Qatar has banned the sale of beer at World Cup stadiums, FIFA confirmed Friday, a last minute u-turn that adds to growing controversy surrounding the event and is likely to embarrass soccer’s governing body and cause issues with the tournament’s longtime sponsor, Budweiser.
World Cup fans in Doha, Qatar, will not be able to purchase alcohol at stadiums, FIFA said.
Those in corporate areas of stadiums—expensive zones out of reach for most fans—will still be able to purchase alcohol, according to news reports, and non-alcoholic beer (Bud Zero) will still be available.
The announcement is a drastic policy reversal—it’s illegal to drink in public in Qatar and alcohol was set to be served in limited areas and sales strictly controlled—and comes just two days before the tournament kicks off.
FIFA said the decision follows discussions with host country Qatar and assured fans they would both work to make the tournament “an enjoyable, respectful and pleasant experience for all.”
The ban is likely to rankle Budweiser, which has been a major sponsor of the World Cup for decades and had exclusive rights to sell beer at the tournament, and FIFA thanked its parent company AB InBev for its understanding.
Budweiser’s official account posted a short-lived and now-deleted tweet after the announcement, that said: “Well, this is awkward…”
What To Watch For
It is not clear what, if any, action Budweiser or its parent company will take over the reversal. The brewery has a sponsorship deal worth a reported $75 million with FIFA for the event and could view the decision as a major breach of contract. AB InBev told news outlets it was informed of the decision on November 12 and is working with FIFA to relocate concession stands. “Our focus is on delivering the best possible consumer experience under the new circumstances.”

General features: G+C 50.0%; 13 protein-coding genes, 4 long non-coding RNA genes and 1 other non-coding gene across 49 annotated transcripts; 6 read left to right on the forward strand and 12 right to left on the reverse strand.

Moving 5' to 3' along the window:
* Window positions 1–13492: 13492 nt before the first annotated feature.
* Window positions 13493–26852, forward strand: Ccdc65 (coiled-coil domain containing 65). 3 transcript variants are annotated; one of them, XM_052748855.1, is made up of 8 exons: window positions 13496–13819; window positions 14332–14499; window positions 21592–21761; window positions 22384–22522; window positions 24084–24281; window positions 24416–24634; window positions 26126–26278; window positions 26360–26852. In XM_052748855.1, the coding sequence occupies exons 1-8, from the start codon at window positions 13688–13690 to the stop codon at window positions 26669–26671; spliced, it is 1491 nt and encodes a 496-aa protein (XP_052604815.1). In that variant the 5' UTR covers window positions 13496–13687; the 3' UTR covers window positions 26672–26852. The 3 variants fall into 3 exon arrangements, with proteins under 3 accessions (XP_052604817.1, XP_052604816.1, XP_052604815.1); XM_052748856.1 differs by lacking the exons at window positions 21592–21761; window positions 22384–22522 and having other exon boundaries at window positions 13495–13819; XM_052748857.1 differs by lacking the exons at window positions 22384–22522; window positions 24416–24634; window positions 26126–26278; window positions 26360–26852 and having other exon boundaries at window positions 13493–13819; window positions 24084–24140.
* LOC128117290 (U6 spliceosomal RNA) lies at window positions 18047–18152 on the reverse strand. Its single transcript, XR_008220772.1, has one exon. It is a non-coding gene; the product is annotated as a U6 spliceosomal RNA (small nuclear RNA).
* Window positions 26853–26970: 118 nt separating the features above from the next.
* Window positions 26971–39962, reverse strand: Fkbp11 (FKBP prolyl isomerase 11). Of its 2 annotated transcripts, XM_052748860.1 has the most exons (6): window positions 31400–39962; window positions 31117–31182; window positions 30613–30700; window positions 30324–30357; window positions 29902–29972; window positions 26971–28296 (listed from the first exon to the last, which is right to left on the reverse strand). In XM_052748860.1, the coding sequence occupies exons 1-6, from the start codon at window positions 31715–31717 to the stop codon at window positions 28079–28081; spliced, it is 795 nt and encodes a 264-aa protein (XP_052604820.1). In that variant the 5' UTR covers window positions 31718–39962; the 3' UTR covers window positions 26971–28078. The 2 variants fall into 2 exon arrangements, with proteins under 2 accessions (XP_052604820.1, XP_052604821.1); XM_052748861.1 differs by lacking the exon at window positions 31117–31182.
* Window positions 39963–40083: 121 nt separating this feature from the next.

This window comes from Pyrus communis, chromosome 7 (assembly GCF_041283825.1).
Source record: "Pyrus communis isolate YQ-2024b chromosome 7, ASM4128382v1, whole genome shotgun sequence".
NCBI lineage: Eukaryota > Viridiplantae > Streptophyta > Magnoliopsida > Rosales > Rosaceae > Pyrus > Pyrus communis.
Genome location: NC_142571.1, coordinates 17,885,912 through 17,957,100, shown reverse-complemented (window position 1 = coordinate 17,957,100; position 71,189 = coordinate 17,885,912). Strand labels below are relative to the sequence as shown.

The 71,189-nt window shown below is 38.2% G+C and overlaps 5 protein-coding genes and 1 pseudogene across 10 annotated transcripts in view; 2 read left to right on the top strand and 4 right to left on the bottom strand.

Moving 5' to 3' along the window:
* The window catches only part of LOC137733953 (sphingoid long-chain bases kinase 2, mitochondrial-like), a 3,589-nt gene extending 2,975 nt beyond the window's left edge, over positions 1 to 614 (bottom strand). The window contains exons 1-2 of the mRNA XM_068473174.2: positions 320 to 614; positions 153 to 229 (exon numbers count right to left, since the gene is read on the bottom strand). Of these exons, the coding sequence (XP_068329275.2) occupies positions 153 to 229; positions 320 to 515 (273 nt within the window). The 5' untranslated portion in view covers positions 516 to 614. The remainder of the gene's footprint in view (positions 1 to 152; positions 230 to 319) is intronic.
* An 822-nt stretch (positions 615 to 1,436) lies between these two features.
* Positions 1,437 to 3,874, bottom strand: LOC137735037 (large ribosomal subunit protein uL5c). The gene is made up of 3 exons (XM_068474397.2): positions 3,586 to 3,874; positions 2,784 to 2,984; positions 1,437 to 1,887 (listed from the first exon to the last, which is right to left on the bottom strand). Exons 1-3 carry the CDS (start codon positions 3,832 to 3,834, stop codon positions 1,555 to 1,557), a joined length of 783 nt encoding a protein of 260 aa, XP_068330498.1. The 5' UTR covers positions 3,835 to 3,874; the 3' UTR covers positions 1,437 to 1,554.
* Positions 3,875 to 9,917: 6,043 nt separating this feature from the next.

The World Cup is one of the biggest sporting events in the world. It is big money and it is big politics and controversy has plagued Doha’s bid every step of the way. Allegations of corruption marred the host selection process—Qatar was cleared by FIFA years ago—and efforts to build the massive stadiums and infrastructure for the event have been overshadowed by the deaths of thousands of migrant workers. Qatar has a dismal human rights record, homosexuality is illegal and women’s rights are limited, prompting fears that fans could face trouble if attending the tournament. The environmental cost of hosting the tournament in a desert nation is believed to be substantial, contrary to the host nation’s assertions it is carbon neutral. The practicalities of Qatar’s climate also mean the tournament is being held in November to avoid the worst of Doha’s summertime heat and humidity. The schedule, in contrast to the tournament’s usual summer playtime, clashes with many major soccer leagues and has caused major issues for professional players.